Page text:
Use this guide to find out everything you need to know about the Feed-in Tariff.
Feed-in Tariffs (FiTs) have dominated headlines and stirred no end of debate, but what's the fuss all about, what are the actual rates, and how does the scheme work?
What is the Feed-in Tariff scheme?
The Feed-in Tariff scheme - also known as FiTs or the Clean Energy Cashback scheme - means that people who generate their own green or renewable energy will be paid for doing so.
To qualify for the Feed-in Tariff figures quoted below, your house needs an Energy Performance Certificate rating of D or higher.
If you have a lower EPC rating, or your system produces more than 4Kw, you'll be on a slightly different rate - visit the DECC website for more information.
Below is the table of Feed-in Tariffs for households that meet the criteria:
|Feed-in Tariff per kWh||Date systems must be live by|
|15.44p||Before 31st January 2013|
Feed-in Tariffs are already popular across Europe - in the Netherlands, for example, 40% of its electricity is generated through similar schemes. Currently, the UK only gets about 9.4%* of its electricity from renewable sources and the Feed-in Tariff scheme could help to increase this percentage.
How does the Feed-in Tariff work?
You install solar panels or a wind turbine and start generating your own renewable energy.
You use the 'free' electricity you generate in your home, get paid for every unit you generate and buy any extra energy you need from your energy supplier.
You sell any extra electricity you're producing to the National Grid.
The amount you get paid for the electricity you generate will depend on what energy source you're using.
Tariffs are index-linked, which means they will track market prices and, depending on the type of technology you use to generate electricity, they're guaranteed for up to 20 years.
Is it possible to make money from the Feed-in Tariff scheme?
Yes. As well as cutting your electricity bills, you can earn a significant amount of money from the energy you generate. For example:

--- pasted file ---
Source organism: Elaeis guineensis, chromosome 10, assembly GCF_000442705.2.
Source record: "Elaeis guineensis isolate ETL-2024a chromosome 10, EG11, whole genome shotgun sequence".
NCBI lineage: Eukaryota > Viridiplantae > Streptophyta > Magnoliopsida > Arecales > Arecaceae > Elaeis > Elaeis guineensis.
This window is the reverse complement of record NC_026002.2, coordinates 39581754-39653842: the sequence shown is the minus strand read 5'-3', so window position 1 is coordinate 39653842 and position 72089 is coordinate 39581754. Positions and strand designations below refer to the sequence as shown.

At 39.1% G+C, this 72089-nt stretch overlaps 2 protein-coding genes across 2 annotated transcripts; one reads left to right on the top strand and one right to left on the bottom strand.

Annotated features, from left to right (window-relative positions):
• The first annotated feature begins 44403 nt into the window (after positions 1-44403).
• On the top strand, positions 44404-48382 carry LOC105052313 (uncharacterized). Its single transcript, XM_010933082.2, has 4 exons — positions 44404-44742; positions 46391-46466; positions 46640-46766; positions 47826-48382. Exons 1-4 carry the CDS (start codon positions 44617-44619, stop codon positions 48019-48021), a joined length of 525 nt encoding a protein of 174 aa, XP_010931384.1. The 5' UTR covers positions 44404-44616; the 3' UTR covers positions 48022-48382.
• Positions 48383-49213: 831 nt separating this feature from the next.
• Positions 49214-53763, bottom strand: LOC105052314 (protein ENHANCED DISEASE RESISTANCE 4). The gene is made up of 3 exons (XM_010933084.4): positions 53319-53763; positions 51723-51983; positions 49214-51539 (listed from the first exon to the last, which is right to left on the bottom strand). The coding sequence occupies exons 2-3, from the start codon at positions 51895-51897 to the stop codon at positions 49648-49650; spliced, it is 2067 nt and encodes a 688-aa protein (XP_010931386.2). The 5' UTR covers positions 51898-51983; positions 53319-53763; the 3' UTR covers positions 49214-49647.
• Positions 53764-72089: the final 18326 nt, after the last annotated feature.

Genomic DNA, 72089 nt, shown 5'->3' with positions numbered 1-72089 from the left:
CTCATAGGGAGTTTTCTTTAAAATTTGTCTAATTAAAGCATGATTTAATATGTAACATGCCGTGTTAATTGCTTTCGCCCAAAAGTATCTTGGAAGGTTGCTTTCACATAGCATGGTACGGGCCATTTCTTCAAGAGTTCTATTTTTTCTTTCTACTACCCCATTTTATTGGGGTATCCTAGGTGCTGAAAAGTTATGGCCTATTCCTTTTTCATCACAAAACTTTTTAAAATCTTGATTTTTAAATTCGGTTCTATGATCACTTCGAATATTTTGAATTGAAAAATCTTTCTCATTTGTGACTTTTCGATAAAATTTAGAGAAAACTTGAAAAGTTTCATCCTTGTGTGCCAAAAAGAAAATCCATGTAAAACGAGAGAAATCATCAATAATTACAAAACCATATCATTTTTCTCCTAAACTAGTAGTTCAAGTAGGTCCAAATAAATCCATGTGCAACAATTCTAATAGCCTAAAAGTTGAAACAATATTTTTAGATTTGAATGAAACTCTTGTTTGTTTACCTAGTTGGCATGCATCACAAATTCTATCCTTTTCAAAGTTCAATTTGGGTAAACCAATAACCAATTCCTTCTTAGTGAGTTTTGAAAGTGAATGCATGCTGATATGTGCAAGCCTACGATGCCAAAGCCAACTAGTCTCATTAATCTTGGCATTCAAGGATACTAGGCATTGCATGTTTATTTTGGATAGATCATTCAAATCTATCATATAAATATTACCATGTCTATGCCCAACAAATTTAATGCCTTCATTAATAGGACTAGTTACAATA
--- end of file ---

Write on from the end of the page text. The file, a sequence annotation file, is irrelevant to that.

A 3kW system with 12 solar panels will generate 2575kWhs of electricity per year. A household can use up to 50% of the electricity the panels generate, making a saving of £185.
By signing up to the Feed-in Tariff, you will earn 15.44p for every unit of electricity generated (up to £397), plus £0.045 for every unit sold back to the Grid (£57) meaning total Feed-in tariff earnings of up to £455.
Over the 20 year lifetime of the Feed-in Tariff rate you'll generate an income of up to £12,819*.
What sources of renewable energy generation does the Feed-in Tariff scheme cover?
Solar or photo voltaic power
Hydro Anaerobic digestion - plant and animal material is broken down by bacteria, which produces methane that can then be used to generate energy.
Domestic Micro Combined Heat and Power (CHP) - this produces both heat and electricity from one process, and it's a more efficient way of using both fossil and renewable fuels.
The graphs below from Ofgem shows the total number of installations by technology type between April 2010 and March 2012:
If you've already got a solar panel/wind turbine, can you be part of the scheme?
Yes. The Feed-in Tariff scheme doesn't just apply to new installations. If you've installed a way of harvesting one of the kinds of renewable energy listed above since July 2009, you can join the scheme.
If you started generating your own electricity before July 2009, you can also be part of the scheme but at a lower tariff rate.
What about renewable heat generation - is that covered?
The generation of renewable heat through things like ground source heat pumps, biomass boilers and air source heat pumps is not covered by the Feed-in Tariff scheme.
However, the DECC (Department of Energy and Climate Change) has announced that from April 2011, there will be incentives for renewable heat generation.
I want to switch suppliers, do I have to switch my Feed-in Tariff too?
No. You can continue to receive your Feed-in Tariff payment from your existing energy supplier when you switch energy provider.
More information about Feed-in Tariffs
Microgeneration Certification Scheme (MCS): an independent scheme that certifies microgeneration products and installers. Any solar panels, wind turbines that you want to use for the Feed-In Tariff Scheme will have to be approved by the MCS and installed by a MCS-approved engineer.
For more information about getting involved in the Feed-In Tariff Scheme, you can also speak to your energy supplier.